Micronutrients are called micronutrients due to the fact that only minute amount of these are essential for the body. These are very important for the growth, development and overall performance of the body. At cellular level, these micronutrients are required for the synthesis of hormones, enzymes and other vital substances. When these micronutrients are not consumed as required, the consequences may be severe.
Micronutrients and their importance:
Micronutrients include trace elements, organic acids, macrominerals and vitamins. They are important for:
Calcium: Bones, muscles, metabolism
Chloride: Acid/base balance, fluid regulation, impulse transmission in neurons
Magnesium: Nuclear material, ATP production, brain fluid, enzymes
Phosphorus: Nuclear material, ATP production, bone, enamel of the teeth, cellular structures
Potassium: Impulse transmission in neurons, muscles, osmotic balance
Sodium: Blood pressure, osmotic balance, importance cellular activities
Iron: Blood cells, oxygen transport, muscle cells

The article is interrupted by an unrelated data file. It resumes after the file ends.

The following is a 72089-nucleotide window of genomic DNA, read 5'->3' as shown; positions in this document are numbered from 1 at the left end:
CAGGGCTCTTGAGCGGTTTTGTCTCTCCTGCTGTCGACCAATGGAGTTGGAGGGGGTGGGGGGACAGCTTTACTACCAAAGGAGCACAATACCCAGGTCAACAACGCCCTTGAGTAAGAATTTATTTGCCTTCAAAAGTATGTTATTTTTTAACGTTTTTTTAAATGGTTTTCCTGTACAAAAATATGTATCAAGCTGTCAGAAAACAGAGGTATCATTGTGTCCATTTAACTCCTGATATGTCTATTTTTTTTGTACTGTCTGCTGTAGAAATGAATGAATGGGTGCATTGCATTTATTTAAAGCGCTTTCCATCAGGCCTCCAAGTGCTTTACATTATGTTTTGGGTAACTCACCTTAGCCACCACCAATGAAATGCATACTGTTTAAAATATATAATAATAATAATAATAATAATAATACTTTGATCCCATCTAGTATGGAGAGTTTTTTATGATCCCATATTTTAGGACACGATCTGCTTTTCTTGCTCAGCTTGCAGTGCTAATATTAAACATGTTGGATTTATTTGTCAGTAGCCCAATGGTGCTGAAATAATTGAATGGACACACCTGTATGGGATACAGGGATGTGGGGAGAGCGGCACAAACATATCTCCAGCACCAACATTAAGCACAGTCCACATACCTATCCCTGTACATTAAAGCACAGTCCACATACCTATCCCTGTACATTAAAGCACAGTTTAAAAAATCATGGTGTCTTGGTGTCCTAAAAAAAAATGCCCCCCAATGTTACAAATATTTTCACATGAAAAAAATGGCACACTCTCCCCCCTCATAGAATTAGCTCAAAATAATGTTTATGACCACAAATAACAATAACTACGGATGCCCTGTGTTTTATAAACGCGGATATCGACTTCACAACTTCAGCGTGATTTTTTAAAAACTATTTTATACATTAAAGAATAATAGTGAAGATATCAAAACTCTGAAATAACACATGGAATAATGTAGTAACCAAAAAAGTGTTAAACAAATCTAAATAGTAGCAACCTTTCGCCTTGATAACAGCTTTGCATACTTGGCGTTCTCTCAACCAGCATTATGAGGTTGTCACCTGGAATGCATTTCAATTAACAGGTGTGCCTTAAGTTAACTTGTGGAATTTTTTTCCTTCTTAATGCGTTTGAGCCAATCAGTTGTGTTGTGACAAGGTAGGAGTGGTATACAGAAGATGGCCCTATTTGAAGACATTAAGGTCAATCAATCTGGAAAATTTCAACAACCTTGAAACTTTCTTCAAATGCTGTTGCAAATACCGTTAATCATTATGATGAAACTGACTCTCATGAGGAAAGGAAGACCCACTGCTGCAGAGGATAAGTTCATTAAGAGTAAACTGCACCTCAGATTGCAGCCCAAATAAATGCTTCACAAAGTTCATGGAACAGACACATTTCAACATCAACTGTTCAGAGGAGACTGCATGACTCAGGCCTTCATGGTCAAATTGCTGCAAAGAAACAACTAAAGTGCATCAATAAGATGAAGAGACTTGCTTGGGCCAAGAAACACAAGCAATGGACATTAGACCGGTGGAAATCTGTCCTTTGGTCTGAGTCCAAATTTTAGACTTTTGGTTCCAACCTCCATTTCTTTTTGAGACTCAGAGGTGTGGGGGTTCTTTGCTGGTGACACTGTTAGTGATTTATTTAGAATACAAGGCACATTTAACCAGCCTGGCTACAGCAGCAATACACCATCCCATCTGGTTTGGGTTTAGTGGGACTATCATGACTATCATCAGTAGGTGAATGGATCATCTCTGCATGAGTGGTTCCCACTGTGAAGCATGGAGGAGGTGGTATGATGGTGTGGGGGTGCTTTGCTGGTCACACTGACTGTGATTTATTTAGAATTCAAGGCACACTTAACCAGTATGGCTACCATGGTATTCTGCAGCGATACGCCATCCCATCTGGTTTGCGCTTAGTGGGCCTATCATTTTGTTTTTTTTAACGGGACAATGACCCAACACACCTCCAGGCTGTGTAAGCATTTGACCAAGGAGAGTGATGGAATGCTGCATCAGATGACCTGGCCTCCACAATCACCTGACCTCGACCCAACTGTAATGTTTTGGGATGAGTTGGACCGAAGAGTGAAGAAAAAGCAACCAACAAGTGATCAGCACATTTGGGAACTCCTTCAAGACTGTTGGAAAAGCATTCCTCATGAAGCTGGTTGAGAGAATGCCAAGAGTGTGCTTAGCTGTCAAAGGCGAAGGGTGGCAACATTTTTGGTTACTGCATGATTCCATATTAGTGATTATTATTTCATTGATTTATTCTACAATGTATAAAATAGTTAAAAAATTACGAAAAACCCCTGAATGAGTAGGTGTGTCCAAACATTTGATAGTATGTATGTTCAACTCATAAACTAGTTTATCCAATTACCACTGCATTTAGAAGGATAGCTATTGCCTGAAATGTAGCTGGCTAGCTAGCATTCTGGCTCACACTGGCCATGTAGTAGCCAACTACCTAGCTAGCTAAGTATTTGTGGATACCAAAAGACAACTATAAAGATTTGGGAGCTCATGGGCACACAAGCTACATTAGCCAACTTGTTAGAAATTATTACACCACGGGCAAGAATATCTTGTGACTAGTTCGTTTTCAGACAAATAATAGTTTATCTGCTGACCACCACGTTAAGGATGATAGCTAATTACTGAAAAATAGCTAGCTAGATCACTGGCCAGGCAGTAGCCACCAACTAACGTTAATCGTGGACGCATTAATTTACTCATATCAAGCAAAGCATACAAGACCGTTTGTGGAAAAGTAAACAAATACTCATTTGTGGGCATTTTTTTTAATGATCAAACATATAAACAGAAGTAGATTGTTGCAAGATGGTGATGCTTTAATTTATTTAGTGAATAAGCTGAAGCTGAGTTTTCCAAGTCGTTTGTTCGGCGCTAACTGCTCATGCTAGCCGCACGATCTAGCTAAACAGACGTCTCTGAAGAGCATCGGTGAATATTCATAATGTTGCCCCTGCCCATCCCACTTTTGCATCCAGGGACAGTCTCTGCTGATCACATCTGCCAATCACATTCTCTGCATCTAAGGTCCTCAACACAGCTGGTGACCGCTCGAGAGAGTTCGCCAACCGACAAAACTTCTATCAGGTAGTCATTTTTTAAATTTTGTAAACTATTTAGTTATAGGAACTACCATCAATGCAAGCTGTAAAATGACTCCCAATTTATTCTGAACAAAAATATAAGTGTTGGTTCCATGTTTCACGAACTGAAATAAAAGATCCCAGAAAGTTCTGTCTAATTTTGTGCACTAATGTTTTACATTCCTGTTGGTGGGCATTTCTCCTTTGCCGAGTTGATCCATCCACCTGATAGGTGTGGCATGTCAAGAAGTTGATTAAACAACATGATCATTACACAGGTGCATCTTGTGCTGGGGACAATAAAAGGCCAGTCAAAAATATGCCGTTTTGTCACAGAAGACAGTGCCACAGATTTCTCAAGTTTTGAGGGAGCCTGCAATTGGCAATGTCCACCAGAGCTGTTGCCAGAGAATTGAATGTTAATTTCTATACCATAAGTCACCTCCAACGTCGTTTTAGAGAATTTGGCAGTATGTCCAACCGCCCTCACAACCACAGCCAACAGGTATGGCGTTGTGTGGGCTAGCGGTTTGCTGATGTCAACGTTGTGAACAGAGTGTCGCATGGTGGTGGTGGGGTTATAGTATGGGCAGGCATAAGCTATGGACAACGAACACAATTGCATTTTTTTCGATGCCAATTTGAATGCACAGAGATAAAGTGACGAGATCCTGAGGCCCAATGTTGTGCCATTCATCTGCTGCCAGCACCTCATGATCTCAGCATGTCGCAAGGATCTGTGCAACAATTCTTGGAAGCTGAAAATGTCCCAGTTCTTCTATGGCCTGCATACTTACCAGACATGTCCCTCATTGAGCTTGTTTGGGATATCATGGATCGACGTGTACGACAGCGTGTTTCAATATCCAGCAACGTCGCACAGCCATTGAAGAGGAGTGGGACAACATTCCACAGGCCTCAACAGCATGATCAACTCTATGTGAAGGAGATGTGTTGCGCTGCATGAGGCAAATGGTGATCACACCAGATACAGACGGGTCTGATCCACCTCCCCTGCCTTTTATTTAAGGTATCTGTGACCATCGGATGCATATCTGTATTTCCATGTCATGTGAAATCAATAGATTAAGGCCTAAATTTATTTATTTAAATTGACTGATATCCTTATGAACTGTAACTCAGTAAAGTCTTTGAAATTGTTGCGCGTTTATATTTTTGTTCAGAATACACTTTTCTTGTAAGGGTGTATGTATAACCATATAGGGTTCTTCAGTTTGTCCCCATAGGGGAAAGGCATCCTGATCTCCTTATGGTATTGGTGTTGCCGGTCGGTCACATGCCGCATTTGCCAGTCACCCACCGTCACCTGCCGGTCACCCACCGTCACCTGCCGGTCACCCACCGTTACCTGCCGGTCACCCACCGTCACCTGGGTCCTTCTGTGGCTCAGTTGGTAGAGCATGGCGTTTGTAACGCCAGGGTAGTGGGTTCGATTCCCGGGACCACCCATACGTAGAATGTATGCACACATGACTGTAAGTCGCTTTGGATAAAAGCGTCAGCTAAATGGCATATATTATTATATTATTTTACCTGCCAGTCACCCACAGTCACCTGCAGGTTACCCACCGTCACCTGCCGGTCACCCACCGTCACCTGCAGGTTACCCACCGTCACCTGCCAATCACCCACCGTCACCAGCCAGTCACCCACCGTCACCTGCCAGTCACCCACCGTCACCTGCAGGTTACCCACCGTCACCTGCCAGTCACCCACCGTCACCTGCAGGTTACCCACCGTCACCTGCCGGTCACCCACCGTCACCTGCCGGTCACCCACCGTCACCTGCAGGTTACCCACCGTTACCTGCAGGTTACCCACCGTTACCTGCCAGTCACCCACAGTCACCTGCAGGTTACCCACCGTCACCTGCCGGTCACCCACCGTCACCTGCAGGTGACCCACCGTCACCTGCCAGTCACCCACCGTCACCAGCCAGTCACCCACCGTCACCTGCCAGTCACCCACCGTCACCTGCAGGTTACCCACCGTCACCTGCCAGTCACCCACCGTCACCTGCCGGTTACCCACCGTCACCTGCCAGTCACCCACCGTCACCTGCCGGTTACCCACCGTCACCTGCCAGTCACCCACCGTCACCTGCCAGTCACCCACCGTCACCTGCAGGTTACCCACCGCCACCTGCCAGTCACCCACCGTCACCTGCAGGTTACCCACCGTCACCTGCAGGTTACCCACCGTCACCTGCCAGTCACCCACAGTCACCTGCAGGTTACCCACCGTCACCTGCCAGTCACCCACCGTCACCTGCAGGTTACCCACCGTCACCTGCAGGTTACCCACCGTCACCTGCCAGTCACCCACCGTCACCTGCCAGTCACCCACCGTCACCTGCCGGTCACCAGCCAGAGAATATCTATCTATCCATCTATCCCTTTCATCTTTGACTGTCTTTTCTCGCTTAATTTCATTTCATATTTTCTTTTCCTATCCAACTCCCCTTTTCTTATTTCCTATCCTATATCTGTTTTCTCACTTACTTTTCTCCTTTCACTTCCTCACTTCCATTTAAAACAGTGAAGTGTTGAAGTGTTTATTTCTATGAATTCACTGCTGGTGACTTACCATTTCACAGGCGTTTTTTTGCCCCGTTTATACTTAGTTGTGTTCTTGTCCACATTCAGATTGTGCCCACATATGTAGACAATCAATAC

Sulphur: Proteins and co-factors, metabolism
Acetic acid, Citric acid, Malic acid, Lactic acid Taurine and Choline are the organic acids that have certain important role in the body.
Vitamin A (retinol): Visual cycle, reproduction, growth, epithelial tissue maintenance, metabolic functions.
Vitamin B complex: Nervous tissue, ATP and NADP, proteins, important co-enxymes
Vitamin C (Ascorbic acid): Collagen formation, connective tissue, anti-oxidants
Vitamin D: Calcium regulation.
Vitamin E (tocopherol): Anti-oxidants, muscles strength
Vitamin K: Blood clotting
Boron, Chromium, Fluoride, Manganese, Molybdenum, Selenium, Zinc, Cobalt, Copper and Iodine are important trace elements that should be taken in diet in small amount. Deficiency of iodine leads to thyroid gland abnormalities.